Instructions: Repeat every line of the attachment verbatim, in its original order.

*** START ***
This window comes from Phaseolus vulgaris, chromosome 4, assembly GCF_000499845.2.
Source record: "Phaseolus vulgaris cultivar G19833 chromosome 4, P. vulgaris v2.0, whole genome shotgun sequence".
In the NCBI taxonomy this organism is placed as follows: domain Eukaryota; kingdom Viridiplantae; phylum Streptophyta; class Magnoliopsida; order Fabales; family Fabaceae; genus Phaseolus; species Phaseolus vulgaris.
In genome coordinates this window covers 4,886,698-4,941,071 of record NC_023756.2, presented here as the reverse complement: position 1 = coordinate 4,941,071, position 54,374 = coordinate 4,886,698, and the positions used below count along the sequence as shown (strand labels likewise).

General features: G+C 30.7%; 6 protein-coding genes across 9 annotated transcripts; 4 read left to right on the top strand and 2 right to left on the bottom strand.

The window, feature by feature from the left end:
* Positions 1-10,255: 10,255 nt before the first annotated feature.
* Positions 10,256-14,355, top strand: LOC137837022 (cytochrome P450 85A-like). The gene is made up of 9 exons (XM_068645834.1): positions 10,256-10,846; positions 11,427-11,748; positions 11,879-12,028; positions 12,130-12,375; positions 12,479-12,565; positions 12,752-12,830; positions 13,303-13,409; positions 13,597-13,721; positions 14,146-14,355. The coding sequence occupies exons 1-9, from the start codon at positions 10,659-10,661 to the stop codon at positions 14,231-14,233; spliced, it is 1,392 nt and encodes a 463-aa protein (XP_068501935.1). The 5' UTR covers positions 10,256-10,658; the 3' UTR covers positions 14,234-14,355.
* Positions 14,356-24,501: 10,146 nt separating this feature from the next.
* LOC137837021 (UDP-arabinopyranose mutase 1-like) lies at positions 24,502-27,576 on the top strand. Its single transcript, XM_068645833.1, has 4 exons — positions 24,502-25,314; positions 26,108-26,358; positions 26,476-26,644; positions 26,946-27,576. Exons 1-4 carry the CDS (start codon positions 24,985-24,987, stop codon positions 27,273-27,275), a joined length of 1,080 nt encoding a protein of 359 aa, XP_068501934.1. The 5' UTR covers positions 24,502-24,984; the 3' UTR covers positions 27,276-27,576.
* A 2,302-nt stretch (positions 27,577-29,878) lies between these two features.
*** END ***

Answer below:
This window comes from Phaseolus vulgaris, chromosome 4, assembly GCF_000499845.2.
Source record: "Phaseolus vulgaris cultivar G19833 chromosome 4, P. vulgaris v2.0, whole genome shotgun sequence".
In the NCBI taxonomy this organism is placed as follows: domain Eukaryota; kingdom Viridiplantae; phylum Streptophyta; class Magnoliopsida; order Fabales; family Fabaceae; genus Phaseolus; species Phaseolus vulgaris.
In genome coordinates this window covers 4,886,698-4,941,071 of record NC_023756.2, presented here as the reverse complement: position 1 = coordinate 4,941,071, position 54,374 = coordinate 4,886,698, and the positions used below count along the sequence as shown (strand labels likewise).

General features: G+C 30.7%; 6 protein-coding genes across 9 annotated transcripts; 4 read left to right on the top strand and 2 right to left on the bottom strand.

The window, feature by feature from the left end:
* Positions 1-10,255: 10,255 nt before the first annotated feature.
* Positions 10,256-14,355, top strand: LOC137837022 (cytochrome P450 85A-like). The gene is made up of 9 exons (XM_068645834.1): positions 10,256-10,846; positions 11,427-11,748; positions 11,879-12,028; positions 12,130-12,375; positions 12,479-12,565; positions 12,752-12,830; positions 13,303-13,409; positions 13,597-13,721; positions 14,146-14,355. The coding sequence occupies exons 1-9, from the start codon at positions 10,659-10,661 to the stop codon at positions 14,231-14,233; spliced, it is 1,392 nt and encodes a 463-aa protein (XP_068501935.1). The 5' UTR covers positions 10,256-10,658; the 3' UTR covers positions 14,234-14,355.
* Positions 14,356-24,501: 10,146 nt separating this feature from the next.
* LOC137837021 (UDP-arabinopyranose mutase 1-like) lies at positions 24,502-27,576 on the top strand. Its single transcript, XM_068645833.1, has 4 exons — positions 24,502-25,314; positions 26,108-26,358; positions 26,476-26,644; positions 26,946-27,576. Exons 1-4 carry the CDS (start codon positions 24,985-24,987, stop codon positions 27,273-27,275), a joined length of 1,080 nt encoding a protein of 359 aa, XP_068501934.1. The 5' UTR covers positions 24,502-24,984; the 3' UTR covers positions 27,276-27,576.
* A 2,302-nt stretch (positions 27,577-29,878) lies between these two features.